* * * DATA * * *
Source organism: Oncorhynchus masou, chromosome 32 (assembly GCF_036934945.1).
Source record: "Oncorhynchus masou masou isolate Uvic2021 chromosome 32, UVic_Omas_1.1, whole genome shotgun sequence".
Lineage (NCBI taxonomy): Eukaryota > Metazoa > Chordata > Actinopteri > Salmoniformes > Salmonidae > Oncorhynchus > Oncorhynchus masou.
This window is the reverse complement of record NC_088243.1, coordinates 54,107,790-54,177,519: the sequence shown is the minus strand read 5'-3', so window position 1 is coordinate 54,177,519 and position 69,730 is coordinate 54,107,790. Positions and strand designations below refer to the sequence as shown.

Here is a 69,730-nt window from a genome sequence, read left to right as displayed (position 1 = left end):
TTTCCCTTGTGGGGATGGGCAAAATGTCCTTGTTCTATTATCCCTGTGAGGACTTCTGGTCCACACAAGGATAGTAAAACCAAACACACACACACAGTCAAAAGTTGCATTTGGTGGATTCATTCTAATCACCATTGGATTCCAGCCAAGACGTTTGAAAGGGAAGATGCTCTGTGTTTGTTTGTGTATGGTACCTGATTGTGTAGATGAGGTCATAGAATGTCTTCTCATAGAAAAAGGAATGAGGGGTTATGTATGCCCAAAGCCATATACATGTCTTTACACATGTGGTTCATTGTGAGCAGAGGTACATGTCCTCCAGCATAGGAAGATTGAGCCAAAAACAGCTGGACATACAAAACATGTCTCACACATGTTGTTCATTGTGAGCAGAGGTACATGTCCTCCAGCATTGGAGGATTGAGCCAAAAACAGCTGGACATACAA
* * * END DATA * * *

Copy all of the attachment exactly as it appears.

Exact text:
Source organism: Oncorhynchus masou, chromosome 32 (assembly GCF_036934945.1).
Source record: "Oncorhynchus masou masou isolate Uvic2021 chromosome 32, UVic_Omas_1.1, whole genome shotgun sequence".
Lineage (NCBI taxonomy): Eukaryota > Metazoa > Chordata > Actinopteri > Salmoniformes > Salmonidae > Oncorhynchus > Oncorhynchus masou.
This window is the reverse complement of record NC_088243.1, coordinates 54,107,790-54,177,519: the sequence shown is the minus strand read 5'-3', so window position 1 is coordinate 54,177,519 and position 69,730 is coordinate 54,107,790. Positions and strand designations below refer to the sequence as shown.

Here is a 69,730-nt window from a genome sequence, read left to right as displayed (position 1 = left end):
TTTCCCTTGTGGGGATGGGCAAAATGTCCTTGTTCTATTATCCCTGTGAGGACTTCTGGTCCACACAAGGATAGTAAAACCAAACACACACACACAGTCAAAAGTTGCATTTGGTGGATTCATTCTAATCACCATTGGATTCCAGCCAAGACGTTTGAAAGGGAAGATGCTCTGTGTTTGTTTGTGTATGGTACCTGATTGTGTAGATGAGGTCATAGAATGTCTTCTCATAGAAAAAGGAATGAGGGGTTATGTATGCCCAAAGCCATATACATGTCTTTACACATGTGGTTCATTGTGAGCAGAGGTACATGTCCTCCAGCATAGGAAGATTGAGCCAAAAACAGCTGGACATACAAAACATGTCTCACACATGTTGTTCATTGTGAGCAGAGGTACATGTCCTCCAGCATTGGAGGATTGAGCCAAAAACAGCTGGACATACAA